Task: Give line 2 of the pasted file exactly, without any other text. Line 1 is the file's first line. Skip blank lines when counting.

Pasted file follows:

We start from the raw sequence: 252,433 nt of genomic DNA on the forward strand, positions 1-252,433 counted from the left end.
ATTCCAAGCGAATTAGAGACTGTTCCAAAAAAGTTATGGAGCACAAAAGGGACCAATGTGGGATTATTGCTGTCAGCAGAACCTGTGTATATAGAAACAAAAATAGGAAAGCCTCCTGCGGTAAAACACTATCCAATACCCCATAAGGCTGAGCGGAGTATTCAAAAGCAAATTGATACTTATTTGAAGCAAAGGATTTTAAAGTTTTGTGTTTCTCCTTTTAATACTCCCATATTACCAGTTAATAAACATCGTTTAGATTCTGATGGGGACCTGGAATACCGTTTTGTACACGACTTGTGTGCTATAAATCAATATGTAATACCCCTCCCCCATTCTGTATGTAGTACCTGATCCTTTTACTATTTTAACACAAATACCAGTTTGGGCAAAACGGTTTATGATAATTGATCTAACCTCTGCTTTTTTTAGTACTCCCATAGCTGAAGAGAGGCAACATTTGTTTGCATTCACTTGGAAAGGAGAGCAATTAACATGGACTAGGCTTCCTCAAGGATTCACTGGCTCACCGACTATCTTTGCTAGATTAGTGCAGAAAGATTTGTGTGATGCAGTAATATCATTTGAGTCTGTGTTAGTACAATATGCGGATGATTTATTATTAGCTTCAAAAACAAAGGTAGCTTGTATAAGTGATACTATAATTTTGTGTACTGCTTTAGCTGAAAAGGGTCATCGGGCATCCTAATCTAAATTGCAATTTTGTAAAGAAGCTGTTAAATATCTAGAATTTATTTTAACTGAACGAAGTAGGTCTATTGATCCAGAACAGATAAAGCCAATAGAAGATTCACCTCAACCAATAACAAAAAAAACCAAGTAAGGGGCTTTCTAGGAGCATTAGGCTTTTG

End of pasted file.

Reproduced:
ATTCCAAGCGAATTAGAGACTGTTCCAAAAAAGTTATGGAGCACAAAAGGGACCAATGTGGGATTATTGCTGTCAGCAGAACCTGTGTATATAGAAACAAAAATAGGAAAGCCTCCTGCGGTAAAACACTATCCAATACCCCATAAGGCTGAGCGGAGTATTCAAAAGCAAATTGATACTTATTTGAAGCAAAGGATTTTAAAGTTTTGTGTTTCTCCTTTTAATACTCCCATATTACCAGTTAATAAACATCGTTTAGATTCTGATGGGGACCTGGAATACCGTTTTGTACACGACTTGTGTGCTATAAATCAATATGTAATACCCCTCCCCCATTCTGTATGTAGTACCTGATCCTTTTACTATTTTAACACAAATACCAGTTTGGGCAAAACGGTTTATGATAATTGATCTAACCTCTGCTTTTTTTAGTACTCCCATAGCTGAAGAGAGGCAACATTTGTTTGCATTCACTTGGAAAGGAGAGCAATTAACATGGACTAGGCTTCCTCAAGGATTCACTGGCTCACCGACTATCTTTGCTAGATTAGTGCAGAAAGATTTGTGTGATGCAGTAATATCATTTGAGTCTGTGTTAGTACAATATGCGGATGATTTATTATTAGCTTCAAAAACAAAGGTAGCTTGTATAAGTGATACTATAATTTTGTGTACTGCTTTAGCTGAAAAGGGTCATCGGGCATCCTAATCTAAATTGCAATTTTGTAAAGAAGCTGTTAAATATCTAGAATTTATTTTAACTGAACGAAGTAGGTCTATTGATCCAGAACAGATAAAGCCAATAGAAGATTCACCTCAACCAATAACAAAAAAAACCAAGTAAGGGGCTTTCTAGGAGCATTAGGCTTTTG